Creating simple new rituals

One way of adding some structure in this strange time is to create some rituals around this new version of home life. It could be as simple as having a long uninterrupted bath every weekend or lighting candles each night for dinner.

Make dinner special. A weekly dinner party with whoever you’re in isolation with – or dinner for one – is a fun way to punctuate the week. Plan the menu, dress up, take the time to set the table differently.

Create time to mediate regularly. Download a meditation app and set up a space to meditate on your own, with your flatmate or partner.

A ritual is just about an event or a set of actions you repeat, so think about what you’d enjoy doing. It’s a good time to make new family traditions, so there’s no reason that these rituals shouldn’t continue beyond this pandemic.


Photo above: I love Linen

Towards a more sustainable lifestyle

For a lot of us our focus on sustainability has been sidelined somewhat as we navigate the challenges presented by the Coronavirus. However, this time at home is actually a great opportunity to consider how we can lessen our impact on the earth.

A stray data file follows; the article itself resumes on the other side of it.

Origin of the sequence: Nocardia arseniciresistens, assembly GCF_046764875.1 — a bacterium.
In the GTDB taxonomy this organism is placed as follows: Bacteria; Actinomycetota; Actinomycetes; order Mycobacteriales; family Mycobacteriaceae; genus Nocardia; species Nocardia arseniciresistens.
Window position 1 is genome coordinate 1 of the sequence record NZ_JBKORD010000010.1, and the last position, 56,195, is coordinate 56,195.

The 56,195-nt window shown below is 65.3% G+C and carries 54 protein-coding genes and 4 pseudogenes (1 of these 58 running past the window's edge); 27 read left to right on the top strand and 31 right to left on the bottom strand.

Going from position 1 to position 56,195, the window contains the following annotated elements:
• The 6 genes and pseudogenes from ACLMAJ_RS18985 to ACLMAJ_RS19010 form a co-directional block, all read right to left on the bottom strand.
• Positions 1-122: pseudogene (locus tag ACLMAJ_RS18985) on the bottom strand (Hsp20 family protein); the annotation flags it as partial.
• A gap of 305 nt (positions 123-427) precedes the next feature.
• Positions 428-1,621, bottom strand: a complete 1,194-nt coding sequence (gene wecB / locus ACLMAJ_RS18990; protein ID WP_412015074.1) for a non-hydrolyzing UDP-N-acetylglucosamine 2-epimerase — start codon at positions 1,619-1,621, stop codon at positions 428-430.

Grow it yourself. One step towards living a more self sufficient life is growing food. Even if you think you just have room for herbs there are some fantastic books and websites that show how you can create a kitchen garden on a balcony. Not only is gardening therapeutic but eating things you’ve grown yourself is highly rewarding and nourishing to both your body and soul. Consider reducing waste by composting. If you have children involve them in your efforts – it’s good for them to see the cycle of food from growth to composting and back to growth. That’s a home schooling science lesson right there!

Make do and mend. This is an age old adage that’s not only a sustainable practice, but also a creative and therapeutic one. Why not try repairing, restoring and repurposing clothes, furniture and anything else in your home instead of adding to landfill? If something is broken think about ways to fix or update it, or draw on your creative thinking and repurpose it into something new. When you’re engaged in mindful crafting and making you stimulate creativity and soothe your soul.

Sydney-based artist Tara Axford